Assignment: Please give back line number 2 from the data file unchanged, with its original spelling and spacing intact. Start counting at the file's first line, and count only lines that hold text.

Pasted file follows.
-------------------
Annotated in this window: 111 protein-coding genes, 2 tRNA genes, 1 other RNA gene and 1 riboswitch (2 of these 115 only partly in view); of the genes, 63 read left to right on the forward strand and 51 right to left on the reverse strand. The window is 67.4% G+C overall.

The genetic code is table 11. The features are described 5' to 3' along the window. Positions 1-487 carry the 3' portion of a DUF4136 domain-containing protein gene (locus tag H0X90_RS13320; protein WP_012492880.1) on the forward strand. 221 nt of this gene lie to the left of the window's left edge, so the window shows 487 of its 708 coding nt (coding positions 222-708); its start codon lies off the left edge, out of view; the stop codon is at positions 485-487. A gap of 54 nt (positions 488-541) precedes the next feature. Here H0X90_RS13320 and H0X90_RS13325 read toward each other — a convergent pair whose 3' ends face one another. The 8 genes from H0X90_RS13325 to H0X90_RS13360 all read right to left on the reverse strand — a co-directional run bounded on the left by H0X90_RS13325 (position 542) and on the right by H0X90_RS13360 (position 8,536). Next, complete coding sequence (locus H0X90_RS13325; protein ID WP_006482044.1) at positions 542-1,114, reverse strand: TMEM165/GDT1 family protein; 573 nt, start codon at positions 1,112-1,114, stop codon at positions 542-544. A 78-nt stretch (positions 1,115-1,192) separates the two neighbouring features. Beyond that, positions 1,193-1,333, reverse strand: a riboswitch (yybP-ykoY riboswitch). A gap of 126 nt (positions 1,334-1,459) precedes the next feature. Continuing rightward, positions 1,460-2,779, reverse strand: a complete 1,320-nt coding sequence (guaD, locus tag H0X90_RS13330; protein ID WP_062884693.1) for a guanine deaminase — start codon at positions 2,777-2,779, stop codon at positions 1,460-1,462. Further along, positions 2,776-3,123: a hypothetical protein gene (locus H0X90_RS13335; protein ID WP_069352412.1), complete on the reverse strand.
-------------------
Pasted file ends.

The genetic code is table 11. The features are described 5' to 3' along the window. Positions 1-487 carry the 3' portion of a DUF4136 domain-containing protein gene (locus tag H0X90_RS13320; protein WP_012492880.1) on the forward strand. 221 nt of this gene lie to the left of the window's left edge, so the window shows 487 of its 708 coding nt (coding positions 222-708); its start codon lies off the left edge, out of view; the stop codon is at positions 485-487. A gap of 54 nt (positions 488-541) precedes the next feature. Here H0X90_RS13320 and H0X90_RS13325 read toward each other — a convergent pair whose 3' ends face one another. The 8 genes from H0X90_RS13325 to H0X90_RS13360 all read right to left on the reverse strand — a co-directional run bounded on the left by H0X90_RS13325 (position 542) and on the right by H0X90_RS13360 (position 8,536). Next, complete coding sequence (locus H0X90_RS13325; protein ID WP_006482044.1) at positions 542-1,114, reverse strand: TMEM165/GDT1 family protein; 573 nt, start codon at positions 1,112-1,114, stop codon at positions 542-544. A 78-nt stretch (positions 1,115-1,192) separates the two neighbouring features. Beyond that, positions 1,193-1,333, reverse strand: a riboswitch (yybP-ykoY riboswitch). A gap of 126 nt (positions 1,334-1,459) precedes the next feature. Continuing rightward, positions 1,460-2,779, reverse strand: a complete 1,320-nt coding sequence (guaD, locus tag H0X90_RS13330; protein ID WP_062884693.1) for a guanine deaminase — start codon at positions 2,777-2,779, stop codon at positions 1,460-1,462. Further along, positions 2,776-3,123: a hypothetical protein gene (locus H0X90_RS13335; protein ID WP_069352412.1), complete on the reverse strand.